The Sharp Edge

Posted On 15 Mar 2019
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Brian Sims BA (Hons) Hon FSyI: Editor of Risk Xtra

Brian Sims BA (Hons) Hon FSyI: Editor of Risk Xtra

Home Secretary Sajid Javid recently chaired a meeting with police leaders from across the country to discuss what more can be done to tackle the scourge of serious violence. Chief constables from the seven forces which have witnessed the highest levels of serious violence convened alongside Sara Thornton (chair of the National Police Chiefs’ Council), Lynne Owens (director general of the National Crime Agency) and Metropolitan Police Service Commissioner Cressida Dick.

The Home Secretary was swift to praise what he described as the “incredible” work police forces are transacting in the fight against knife crime and, indeed, the ongoing commitment of the officers involved. Javid also discussed actions that the Government is taking through its Serious Violence Strategy.

The meeting heard the short-term operational moves being actioned by police forces at both a regional and national level. The latest crime statistics were aired. Officers also focused on the issues of policing resources and the use of Stop and Search.

In October last year, the Home Secretary announced measures including a new £200 million Youth Endowment Fund, an independent review of drugs misuse and a consultation on a new legal duty to underpin a multi-agency preventative or ‘public health’-focused approach towards tackling serious violence.

In addition, this year and into 2020, total police funding will increase by a figure of up to £970 million including the Council Tax precept. This represents the biggest rise since 2010 and will hopefully enable the police service to continue recruiting and fill crucial capability gaps in, for example, detective roles.

“It’s not just about law enforcement,” commented Javid. “That’s a huge part of the picture, of course, but tackling serious violence is also about early intervention and how we stop people from turning towards crime. That’s concerned with working across Government and public bodies.”

Police chiefs have echoed Javid’s sentiment that the solution isn’t solely about policing. What, then, is the wider answer?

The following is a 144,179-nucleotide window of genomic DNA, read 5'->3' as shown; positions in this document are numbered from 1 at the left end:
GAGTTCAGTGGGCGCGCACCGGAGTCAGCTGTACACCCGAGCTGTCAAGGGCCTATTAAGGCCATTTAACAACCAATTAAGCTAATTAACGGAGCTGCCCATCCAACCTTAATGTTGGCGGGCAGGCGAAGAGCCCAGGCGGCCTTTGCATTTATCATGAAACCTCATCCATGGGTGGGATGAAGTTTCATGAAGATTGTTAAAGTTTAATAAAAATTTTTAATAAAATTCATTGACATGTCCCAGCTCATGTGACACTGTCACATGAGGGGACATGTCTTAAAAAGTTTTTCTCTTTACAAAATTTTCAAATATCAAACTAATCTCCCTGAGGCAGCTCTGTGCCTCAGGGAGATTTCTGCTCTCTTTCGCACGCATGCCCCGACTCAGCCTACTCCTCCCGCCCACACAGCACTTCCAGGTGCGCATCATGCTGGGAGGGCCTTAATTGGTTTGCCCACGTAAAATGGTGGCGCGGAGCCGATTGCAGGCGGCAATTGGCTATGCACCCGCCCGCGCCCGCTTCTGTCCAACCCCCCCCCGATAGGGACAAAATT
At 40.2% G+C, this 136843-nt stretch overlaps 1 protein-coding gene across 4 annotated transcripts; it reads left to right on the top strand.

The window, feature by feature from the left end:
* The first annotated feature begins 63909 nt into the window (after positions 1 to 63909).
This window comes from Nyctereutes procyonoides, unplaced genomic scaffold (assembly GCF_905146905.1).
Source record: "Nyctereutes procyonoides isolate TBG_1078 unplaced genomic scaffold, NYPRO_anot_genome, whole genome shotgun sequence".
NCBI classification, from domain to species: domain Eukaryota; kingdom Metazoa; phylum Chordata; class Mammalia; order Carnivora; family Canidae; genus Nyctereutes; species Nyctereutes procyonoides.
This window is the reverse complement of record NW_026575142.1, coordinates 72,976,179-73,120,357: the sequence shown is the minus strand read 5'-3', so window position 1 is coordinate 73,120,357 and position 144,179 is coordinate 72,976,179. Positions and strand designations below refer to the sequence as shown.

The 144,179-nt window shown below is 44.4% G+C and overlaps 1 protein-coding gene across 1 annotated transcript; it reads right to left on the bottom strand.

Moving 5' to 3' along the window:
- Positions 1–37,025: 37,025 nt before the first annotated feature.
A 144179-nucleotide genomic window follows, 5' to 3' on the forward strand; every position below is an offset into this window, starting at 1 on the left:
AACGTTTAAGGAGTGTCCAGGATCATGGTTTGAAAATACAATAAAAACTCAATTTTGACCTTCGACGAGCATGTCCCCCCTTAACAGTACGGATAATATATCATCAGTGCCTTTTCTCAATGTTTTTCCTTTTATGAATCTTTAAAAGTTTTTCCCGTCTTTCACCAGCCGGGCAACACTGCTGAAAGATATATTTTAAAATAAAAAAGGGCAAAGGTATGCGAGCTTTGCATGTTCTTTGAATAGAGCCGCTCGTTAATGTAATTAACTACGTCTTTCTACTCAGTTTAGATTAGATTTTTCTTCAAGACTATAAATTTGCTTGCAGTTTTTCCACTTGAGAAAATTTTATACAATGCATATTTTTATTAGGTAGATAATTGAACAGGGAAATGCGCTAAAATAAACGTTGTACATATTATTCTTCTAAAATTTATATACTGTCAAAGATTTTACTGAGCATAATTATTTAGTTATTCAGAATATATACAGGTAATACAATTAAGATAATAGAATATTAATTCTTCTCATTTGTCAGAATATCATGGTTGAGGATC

According to police chiefs, violent crime must be treated as a national emergency. This requires emergency funding which would see the police intensify operational activities in affected areas. Current tactics work, but the challenge is having enough officers to adopt them. Emergency monies could be used to pay for officer overtime and facilitate mutual aid whereby officers are moved around the country to where the problems are greatest.

Policing budgets are growing. However, police chiefs are adamant that this isn’t enough and that continued long-term funding is going to be absolutely necessary.

Those same chief constables are concerned about the levels of school exclusions, with around 40 permanent exclusions ratified every day in 2016-2017, many children attending pupil referral units for just one hour each week and unchallenged truancy taking place. These children are at risk of becoming involved in violent crime, either as the perpetrators or the victims.

Clearly, it’s now more important than ever that a genuinely cohesive response is actively fostered across law enforcement, Government, education, health and the social services sector.

About the Author
Brian Sims BA (Hons) Hon FSyI, Editor, Risk UK (Pro-Activ Publications) Beginning his career in professional journalism at The Builder Group in March 1992, Brian was appointed Editor of Security Management Today in November 2000 having spent eight years in engineering journalism across two titles: Building Services Journal and Light & Lighting. In 2005, Brian received the BSIA Chairman’s Award for Promoting The Security Industry and, a year later, the Skills for Security Special Award for an Outstanding Contribution to the Security Business Sector. In 2008, Brian was The Security Institute’s nomination for the Association of Security Consultants’ highly prestigious Imbert Prize and, in 2013, was a nominated finalist for the Institute's George van Schalkwyk Award. An Honorary Fellow of The Security Institute, Brian serves as a Judge for the BSIA’s Security Personnel of the Year Awards and the Securitas Good Customer Award. Between 2008 and 2014, Brian pioneered the use of digital media across the security sector, including webinars and Audio Shows. Brian’s actively involved in 50-plus security groups on LinkedIn and hosts the popular Risk UK Twitter site. Brian is a frequent speaker on the conference circuit. He has organised and chaired conference programmes for both IFSEC International and ASIS International and has been published in the national media. Brian was appointed Editor of Risk UK at Pro-Activ Publications in July 2014 and as Editor of The Paper (Pro-Activ Publications' dedicated business newspaper for security professionals) in September 2015. Brian was appointed Editor of Risk Xtra at Pro-Activ Publications in May 2018.